Sal Klita Blogger | Muzik impressions

Sal Klita Blogger

Tuesday, January 20

Softly druggy haze...STARS OF THE LID - Music For Nitrous Oxide

"Tape Hiss Makes Me Happy" 

Before there were a million 'drone' records, before every other person had their own cd-r drone music label, before anyone with a computer and a cd burner had their own 'drone project', and well before all it took was holding down a few keys on a keyboard or leaning a guitar against an amplifier to become an underground sensation, there was Stars Of The Lid. Armed with little more than a couple guitars, some effects and a four track, the duo of Brian McBride and Adam Wiltzie were capable of crafting incredibly lush and expansive dronescapes unlike anything we'd ever heard. 

Quietly channeling the druggy drift of Spacemen 3, the blissful ambience of Brian Eno and the processed guitar based landscapes of post-Loop project Main, the duo conjured up long sprawling expanses of near static guitar drift, crumbling distortion and shimmering feedback sculpted into billowing stretches of soft swirling sound. Sites set high, even their early works aspired to the modern minimalism they would eventually master, but well before the group enlisted extra players and string sections and incorporated flutes and pianos and began crafting multi movement minimal epics, equal parts Arvo Part and Morton Feldman, the band's sound was much more raw and immediate, much more lo-fi, but somehow managing to sound lush at the same time, music so perfectly crafted it seemed to transcend its source. A gorgeous, living organic world of sound, evocative and cinematic, dark and brooding, soft and utterly beautiful.

Originally released way back in 1995, Music For Nitrous Oxide was the very first Stars Of The Lid release, and it's sound can be summed up by one of the song titles: "Tape Hiss Makes Me Happy". Apparently, so did strange samples, bizarre snippets of dialogue, and most importantly, thick smears of distorted guitar. Total bedroom ambient bliss, but light on the 'ambient', the music on Nitrous Oxide is anything but ambient, it moves and flows and buzzes and howls, the sound is not smooth, it's raw and rough, distorted and warped, the production low on fidelity, but heavy on hazy, gauzy, washed out shimmer. This is almost like the sound of old SUNNO))) records, with all the distortion removed. Slow motion riffage, unfurling lazily into thick tendrils of dark melody, textures and timbres stretched and smeared and smoothed and blurred, tape hiss everywhere, but instead of an impediment, the hiss is alive, swirling and undulating, another layer of warm whir, giving the sounds more texture and more grit. There is percussion, but it sounds like someone tapping on the body of the guitar, then slathering it in reverb and delay.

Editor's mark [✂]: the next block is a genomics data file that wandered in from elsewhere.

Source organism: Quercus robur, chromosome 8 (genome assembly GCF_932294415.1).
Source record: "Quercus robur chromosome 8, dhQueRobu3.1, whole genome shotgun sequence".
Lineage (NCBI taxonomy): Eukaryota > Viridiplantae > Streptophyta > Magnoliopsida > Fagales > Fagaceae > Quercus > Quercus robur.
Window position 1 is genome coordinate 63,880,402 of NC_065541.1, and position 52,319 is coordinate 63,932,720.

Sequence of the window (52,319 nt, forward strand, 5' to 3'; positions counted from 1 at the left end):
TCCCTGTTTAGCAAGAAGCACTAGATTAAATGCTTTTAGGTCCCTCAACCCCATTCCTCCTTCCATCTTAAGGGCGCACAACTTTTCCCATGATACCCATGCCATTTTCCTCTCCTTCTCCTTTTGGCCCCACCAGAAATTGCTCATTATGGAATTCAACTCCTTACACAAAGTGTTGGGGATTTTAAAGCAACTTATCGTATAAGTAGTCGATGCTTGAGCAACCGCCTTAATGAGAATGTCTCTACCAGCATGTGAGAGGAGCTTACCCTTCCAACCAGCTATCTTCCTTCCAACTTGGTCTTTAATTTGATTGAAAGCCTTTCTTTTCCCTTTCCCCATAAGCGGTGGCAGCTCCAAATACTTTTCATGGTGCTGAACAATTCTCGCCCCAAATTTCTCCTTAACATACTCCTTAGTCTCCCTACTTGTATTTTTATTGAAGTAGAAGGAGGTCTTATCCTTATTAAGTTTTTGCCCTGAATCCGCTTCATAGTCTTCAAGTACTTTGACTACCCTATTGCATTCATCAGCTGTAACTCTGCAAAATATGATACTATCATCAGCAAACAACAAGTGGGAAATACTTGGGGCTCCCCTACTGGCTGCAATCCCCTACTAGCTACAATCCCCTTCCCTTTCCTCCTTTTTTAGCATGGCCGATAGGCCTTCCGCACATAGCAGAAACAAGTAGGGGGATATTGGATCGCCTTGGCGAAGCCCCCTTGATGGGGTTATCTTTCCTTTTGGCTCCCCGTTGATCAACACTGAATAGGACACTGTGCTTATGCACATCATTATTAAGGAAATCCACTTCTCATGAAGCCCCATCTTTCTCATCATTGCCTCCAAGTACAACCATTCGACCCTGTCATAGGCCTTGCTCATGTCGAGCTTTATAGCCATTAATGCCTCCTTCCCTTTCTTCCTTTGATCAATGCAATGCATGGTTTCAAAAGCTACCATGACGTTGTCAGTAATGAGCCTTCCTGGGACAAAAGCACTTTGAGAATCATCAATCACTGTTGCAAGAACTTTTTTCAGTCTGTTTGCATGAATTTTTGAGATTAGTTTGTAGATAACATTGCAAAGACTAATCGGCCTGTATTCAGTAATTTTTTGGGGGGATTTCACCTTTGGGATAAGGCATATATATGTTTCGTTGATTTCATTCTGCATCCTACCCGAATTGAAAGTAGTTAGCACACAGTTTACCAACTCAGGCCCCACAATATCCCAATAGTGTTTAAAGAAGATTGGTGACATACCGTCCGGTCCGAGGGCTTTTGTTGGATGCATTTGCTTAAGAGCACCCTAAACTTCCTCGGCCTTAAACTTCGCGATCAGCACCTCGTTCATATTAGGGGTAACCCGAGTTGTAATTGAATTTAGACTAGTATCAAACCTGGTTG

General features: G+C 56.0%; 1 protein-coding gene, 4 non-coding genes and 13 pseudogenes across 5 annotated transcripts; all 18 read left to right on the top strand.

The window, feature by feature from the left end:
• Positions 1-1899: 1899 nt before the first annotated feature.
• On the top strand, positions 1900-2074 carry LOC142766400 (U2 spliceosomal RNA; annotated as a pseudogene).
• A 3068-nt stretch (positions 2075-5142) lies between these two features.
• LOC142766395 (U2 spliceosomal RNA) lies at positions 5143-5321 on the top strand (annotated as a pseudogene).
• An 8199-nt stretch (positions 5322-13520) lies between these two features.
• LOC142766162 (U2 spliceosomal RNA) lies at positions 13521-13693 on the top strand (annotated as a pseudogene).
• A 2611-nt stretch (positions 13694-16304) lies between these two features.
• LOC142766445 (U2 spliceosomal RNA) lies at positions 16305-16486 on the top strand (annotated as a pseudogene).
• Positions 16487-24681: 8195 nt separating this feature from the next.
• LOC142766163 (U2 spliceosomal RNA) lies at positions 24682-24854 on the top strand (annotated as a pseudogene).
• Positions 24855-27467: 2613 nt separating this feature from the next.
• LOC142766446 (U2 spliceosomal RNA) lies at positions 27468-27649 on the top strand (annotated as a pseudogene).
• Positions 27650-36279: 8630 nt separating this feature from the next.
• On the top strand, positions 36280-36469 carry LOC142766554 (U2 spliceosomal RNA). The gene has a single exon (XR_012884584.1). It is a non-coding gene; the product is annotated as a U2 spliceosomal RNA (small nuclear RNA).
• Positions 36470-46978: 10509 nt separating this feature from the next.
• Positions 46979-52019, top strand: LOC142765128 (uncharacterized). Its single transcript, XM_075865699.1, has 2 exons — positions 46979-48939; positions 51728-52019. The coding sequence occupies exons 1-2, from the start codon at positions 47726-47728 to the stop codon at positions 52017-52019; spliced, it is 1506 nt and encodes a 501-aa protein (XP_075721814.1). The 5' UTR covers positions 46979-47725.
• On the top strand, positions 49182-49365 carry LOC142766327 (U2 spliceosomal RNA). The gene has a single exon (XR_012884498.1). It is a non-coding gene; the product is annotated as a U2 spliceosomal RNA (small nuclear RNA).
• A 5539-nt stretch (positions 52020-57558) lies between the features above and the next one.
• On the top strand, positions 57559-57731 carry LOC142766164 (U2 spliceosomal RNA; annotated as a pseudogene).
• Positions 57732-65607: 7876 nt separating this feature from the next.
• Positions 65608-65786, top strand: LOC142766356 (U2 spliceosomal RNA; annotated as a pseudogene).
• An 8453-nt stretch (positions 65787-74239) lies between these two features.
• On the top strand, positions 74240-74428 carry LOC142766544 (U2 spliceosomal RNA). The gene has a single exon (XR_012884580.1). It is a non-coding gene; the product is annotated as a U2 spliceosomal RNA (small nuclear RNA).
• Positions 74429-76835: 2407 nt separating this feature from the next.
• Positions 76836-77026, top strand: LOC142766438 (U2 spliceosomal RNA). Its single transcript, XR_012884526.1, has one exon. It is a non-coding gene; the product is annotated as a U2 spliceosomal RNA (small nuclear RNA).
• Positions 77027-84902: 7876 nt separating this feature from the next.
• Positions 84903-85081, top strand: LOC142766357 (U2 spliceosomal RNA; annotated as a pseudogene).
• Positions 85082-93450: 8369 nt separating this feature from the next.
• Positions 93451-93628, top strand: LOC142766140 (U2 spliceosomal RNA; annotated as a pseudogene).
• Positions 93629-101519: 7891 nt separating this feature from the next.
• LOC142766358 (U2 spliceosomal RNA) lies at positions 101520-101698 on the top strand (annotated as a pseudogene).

The sounds of trains and cars driving by surface here and there, as do bursts of radio and short wave interference, but the core of all these pieces is delicately and perfectly arranged bits of guitar, whether they be looped streaks of whispery high end, or deep rumbling slabs of crumbling low end, the guitars are looped and repeated and all tangled up with other complimentary loops, allowed to spread out, to expand, to fill up the speakers and overflow, or to trickle out like a summer stream. 

The sound shifts from hushed whisper to thick dense almost chaotic swirl, often in the same song. Deep bell like tones drift in wide open expanses of dreamily dramatic soft focus buzz, thick, super distorted guitar buzz is wound around a simple barely there drum beat, cymbals sizzle in a thick roiling black sea of disembodied and fragmented riffage, while elsewhere rubbery low end warbles beneath strange creaks and scrapes, swallowed whole by the occasional wash of blurred distorted buzz, and finally the sound of rainfall surrounds deep lush rumbling chords as they create an almost choral drone for perhaps one of the most moving pieces of drone music ever, certainly an impossibly perfect way to end the record.

Captivating, mesmerizing, one minute soft and shimmery, the next dense and heavy, but always perfect, always personal and intimate, always mysterious and utterly magical. The name Stars Of The Lid comes from the strange images you see when you close your eyes, electrical impulses, mysterious shapes and textures, and never has a name so perfectly reflected the sound of the band so named, and rarely, has band so perfectly represented something so ineffable in sound. Practically perfect. And absolutely essential. By Aquarius records